jeudi, novembre 03, 2005

I'm Not Sure Langston Hughes Would be a Great Wide Receiver

“TCU ha[s] a lot more Afro-American players than we did and they ran a lot faster than we did…it just seems to me to be that way, Afro-American kids can run very well. That doesn’t mean that Caucasian kids and other descents can’t run, but it is very obvious to me that they run extremely well…you don’t see many minority athletes in our program.”

Fisher DeBerry, Head Coach
United States Air Force Academy Football Team

Mr. DeBerry went on to be reprimanded by the Academy’s superintendent. He was not fired.

Okay, so, you ready? I don’t think he should have been reprimanded or fired.

Before I launch in, I’d encourage those with sound to hear, the always insightful and provocative, Frank DeFord on this topic. Here’s the link where you will hear DeFord argue that DeBerry’s biggest error was not using the right buzzwords.

DeFord also argues that at some point, the abundance of African Americans (note, NOT Afro-Americans) in speed positions in sports suggests a gift in that regard. He talks about how we lampoon it in some settings (“White Men Can’t Jump” and "white man's disease") and deride it in others. I always enjoy DeFord, but this time he missed the boat.

Here are my observations.

Race is very difficult to discuss.

All points, when made using stereotypes become difficult, less salient, and less impactful.

Not all African-Americans are fast or athletically gifted.

First, to me, it is fair to challenge whether his analysis is fitting. Did his team lose because it lacked African-Americans with speed and athleticism, or did his team get beat by a team with more savvy and better execution of its game plan?

But, in general, what is troubling about DeBerry’s comment, to me, is not that he claims his team lost (48 to 10) because of its lack of African Americans, it’s that he speaks too broadly about African-Americans.

When these comments are elevated and when general comments about African-Americans are considered as a whole - when they become stereotypes - what emerges is a tendency to primarily praise us for how good we are at sports and for how well we entertain. We can run fast, and throw hard and well; we can sing and dance. We cannot swim, and, for lack of praise in this area, I’m not sure I’d pick us to be a CEO. In effect, an entire race of people are being damned with faint praise.

And the comments must be taken in context. This is the context. Africans were enslaved, in part because of the perception that we were suited to physical endeavors. And though DeBerry’s comments come 120 plus years later, they must be associated with those past misperceptions. Take it all down to the basest element, and both slave traders and DeBerry are saying the same thing. Please don’t misunderstand me there. One outcome was genocidal and horrible, and the other was just ill-informed, but, in-effect, both are saying the same thing - blacks are suited to physical endeavors.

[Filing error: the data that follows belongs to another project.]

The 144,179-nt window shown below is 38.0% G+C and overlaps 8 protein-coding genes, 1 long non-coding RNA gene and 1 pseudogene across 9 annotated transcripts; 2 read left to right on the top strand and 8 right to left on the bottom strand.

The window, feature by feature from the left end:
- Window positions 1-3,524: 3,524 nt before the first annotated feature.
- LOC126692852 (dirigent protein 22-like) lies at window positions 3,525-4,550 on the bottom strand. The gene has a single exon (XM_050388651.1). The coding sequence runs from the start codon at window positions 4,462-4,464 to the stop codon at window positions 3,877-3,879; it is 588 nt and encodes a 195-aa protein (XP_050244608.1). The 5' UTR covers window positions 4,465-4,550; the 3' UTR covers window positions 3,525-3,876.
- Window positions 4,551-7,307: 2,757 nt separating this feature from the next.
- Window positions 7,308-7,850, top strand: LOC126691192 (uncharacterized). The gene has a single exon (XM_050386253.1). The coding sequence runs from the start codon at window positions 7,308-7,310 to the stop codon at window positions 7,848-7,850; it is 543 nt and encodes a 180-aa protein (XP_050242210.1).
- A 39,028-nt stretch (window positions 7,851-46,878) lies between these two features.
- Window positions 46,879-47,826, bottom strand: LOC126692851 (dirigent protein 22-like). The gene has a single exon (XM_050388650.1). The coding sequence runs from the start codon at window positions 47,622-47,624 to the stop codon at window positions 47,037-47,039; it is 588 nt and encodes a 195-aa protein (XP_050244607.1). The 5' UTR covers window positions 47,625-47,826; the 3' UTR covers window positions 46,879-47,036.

And to me, in further disagreement with DeFord, what is troubling about DeBerry's comments is not that he made them, but that, in making them, he failed to understand the historical significance of his comments. Instead, he joined a long and tired string of only praising African-Americans for physical talents and of not recognizing that, like every other racial or ethnic group, there are, within our ranks, people who run fast, people who jump high, people who write well, people who sing well, people who are extraordinarily bright, people who have a flair for entrepreneurial matters, people who have knack for inventing things, people who make great doctors, people who make great lawyers, people who make great CEOs, and so on and so on and so on.

And in light of that, only praising Af-Ams for being good at sports is a shame. Those who do so should not be punished, but they should be enlightened. I would, instead of reprimanding DeBerry, encourage him to study black history.

SIDE NOTE: Mr. DeBerry’s comment regarding the lack of minority athletes at the Air Force Academy is worth further consideration. While I would not be one to argue that we need more minorities in the military, I think it is compelling that the majority of minorities who are in the armed services are not in the Air Force flying around in multi-million dollar jets. Instead, they are relegated to the ground troops where they see a lot of bullets and a lot of bulls--t. There’s plenty within that imbalance that should trouble us. If he sincerely wants more African-Americans on his team, I hope he will take steps to recruit them away from the Marine Corps and the Army, where they are disproportionately represented, and disproportionately targeted for the front lines.